A response by David Winskill to the recent newspaper article from the Hornsey Town Hall Creative Trust.
It was good to read the thoughts of the Creative Trust (Don’t let the chance to renovate this building pass us by) on the current state of play in the redevelopment of Hornsey Town Hall.
Worryingly, for a group that has been so intimately involved in the OJEU process they, like our Councillors and the rest of the Haringey community, have only the sketchiest idea of what the final configuration of uses might be. Quite rightly, Liz calls for more information from FEC.
This prompts the question of how a process that has taken well over two years and cost the Borough the thick end of £2m has produced a scheme that still has so many unknowns and imponderables.
Liz’s is an important voice among many who say that FEC must try harder to win the trust of the community by addressing the many “understandable concerns” and provide more and better information: perhaps she should have added better engagement as well.
Like the Creative Trust, The Crouch End Neighbourhood Forum welcomes the promised detailed cost plan and we have written to Haringey to ask for unredacted details of any new information about costs, income and profits to be made available on the planning website.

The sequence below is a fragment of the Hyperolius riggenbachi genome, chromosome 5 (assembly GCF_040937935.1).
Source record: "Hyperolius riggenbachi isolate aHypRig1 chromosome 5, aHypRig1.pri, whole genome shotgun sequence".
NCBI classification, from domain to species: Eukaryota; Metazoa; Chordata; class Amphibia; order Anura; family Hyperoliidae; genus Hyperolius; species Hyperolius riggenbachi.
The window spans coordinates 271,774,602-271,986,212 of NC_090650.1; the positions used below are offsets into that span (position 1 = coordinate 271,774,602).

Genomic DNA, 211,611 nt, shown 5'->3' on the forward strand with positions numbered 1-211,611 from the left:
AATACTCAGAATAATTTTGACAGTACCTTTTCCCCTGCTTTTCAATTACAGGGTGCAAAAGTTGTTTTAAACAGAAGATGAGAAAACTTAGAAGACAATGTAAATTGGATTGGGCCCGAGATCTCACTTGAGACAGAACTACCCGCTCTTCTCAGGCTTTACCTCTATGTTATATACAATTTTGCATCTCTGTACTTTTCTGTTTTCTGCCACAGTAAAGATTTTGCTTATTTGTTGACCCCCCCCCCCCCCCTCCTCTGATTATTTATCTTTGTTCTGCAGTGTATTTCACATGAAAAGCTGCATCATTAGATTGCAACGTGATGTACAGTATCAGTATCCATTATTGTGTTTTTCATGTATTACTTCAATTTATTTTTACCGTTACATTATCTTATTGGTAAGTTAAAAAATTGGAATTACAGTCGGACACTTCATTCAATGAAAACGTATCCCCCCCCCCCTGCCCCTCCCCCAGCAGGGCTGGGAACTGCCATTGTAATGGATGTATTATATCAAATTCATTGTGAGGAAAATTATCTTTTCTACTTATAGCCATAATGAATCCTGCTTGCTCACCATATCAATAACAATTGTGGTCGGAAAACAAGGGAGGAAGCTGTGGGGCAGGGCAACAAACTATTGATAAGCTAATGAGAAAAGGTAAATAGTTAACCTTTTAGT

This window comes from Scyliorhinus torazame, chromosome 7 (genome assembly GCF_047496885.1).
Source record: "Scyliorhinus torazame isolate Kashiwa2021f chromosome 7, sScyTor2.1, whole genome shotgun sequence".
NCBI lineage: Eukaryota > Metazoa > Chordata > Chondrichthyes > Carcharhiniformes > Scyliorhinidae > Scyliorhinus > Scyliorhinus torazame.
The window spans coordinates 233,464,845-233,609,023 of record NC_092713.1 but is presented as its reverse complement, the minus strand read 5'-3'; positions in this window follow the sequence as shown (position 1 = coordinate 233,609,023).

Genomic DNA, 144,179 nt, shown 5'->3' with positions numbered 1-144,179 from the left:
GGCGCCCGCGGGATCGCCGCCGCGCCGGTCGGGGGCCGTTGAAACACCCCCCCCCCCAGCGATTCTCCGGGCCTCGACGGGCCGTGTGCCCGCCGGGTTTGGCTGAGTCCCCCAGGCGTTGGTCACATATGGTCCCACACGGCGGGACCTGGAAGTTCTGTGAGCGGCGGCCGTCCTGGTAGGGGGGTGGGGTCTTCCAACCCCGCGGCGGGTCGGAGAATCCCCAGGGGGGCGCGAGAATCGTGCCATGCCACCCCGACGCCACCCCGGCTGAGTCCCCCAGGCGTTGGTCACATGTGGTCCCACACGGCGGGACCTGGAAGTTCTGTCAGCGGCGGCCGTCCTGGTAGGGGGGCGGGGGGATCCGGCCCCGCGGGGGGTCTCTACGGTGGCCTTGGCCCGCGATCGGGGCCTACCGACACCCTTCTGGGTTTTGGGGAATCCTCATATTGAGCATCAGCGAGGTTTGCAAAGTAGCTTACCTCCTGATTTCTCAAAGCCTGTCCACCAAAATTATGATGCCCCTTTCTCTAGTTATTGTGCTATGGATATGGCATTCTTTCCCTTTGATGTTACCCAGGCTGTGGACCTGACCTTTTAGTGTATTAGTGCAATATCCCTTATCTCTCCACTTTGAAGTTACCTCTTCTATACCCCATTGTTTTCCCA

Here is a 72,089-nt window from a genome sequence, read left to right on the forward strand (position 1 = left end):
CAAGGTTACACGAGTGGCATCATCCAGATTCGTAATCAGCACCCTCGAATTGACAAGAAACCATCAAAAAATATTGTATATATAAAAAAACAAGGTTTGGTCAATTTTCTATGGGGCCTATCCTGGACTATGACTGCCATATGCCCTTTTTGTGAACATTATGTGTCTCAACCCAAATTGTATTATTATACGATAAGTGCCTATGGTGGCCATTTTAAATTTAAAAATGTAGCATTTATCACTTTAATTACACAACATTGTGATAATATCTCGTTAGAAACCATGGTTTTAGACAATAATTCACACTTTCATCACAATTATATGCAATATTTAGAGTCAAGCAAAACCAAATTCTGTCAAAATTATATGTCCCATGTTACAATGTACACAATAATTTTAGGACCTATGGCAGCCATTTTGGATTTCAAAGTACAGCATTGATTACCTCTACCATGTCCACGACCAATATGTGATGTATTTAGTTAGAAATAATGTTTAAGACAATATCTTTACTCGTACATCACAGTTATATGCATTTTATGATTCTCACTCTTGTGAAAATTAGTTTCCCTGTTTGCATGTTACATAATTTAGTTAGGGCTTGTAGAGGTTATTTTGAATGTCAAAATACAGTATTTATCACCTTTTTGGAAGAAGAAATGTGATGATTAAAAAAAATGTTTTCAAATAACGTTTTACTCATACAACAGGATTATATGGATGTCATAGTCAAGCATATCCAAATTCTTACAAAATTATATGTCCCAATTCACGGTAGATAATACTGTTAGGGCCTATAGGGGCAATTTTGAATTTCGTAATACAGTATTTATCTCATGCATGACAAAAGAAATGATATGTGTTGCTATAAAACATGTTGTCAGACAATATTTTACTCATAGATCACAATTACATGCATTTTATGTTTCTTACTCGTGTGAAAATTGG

The Creative Trust is a buildings preservation trust and many people will be looking forward to reading their views about the inevitable impact of the new seven storey blocks of flats on the setting and visual amenity of HTH and the immediate Conservation Area.
For guidance the Trust might turn to a 2014 planning application for an extra floor on the Broadway block that now hosts Waterstones. If successful, the height of the building would have been increased to four storeys but Haringey Planning turned down as it was “judged to be harmful to the conservation area and the setting of the adjacent listed building “.
To inform their public response to the application, The Creative Trust should consider using their extensive email list to ask their stakeholders what their views are on the visual and spatial impacts of the development and also how the proposed hotel and other uses are coherent with the restoration of this iconic Grade II* building.
It is not too late to achieve the balance of restoration without exploitation.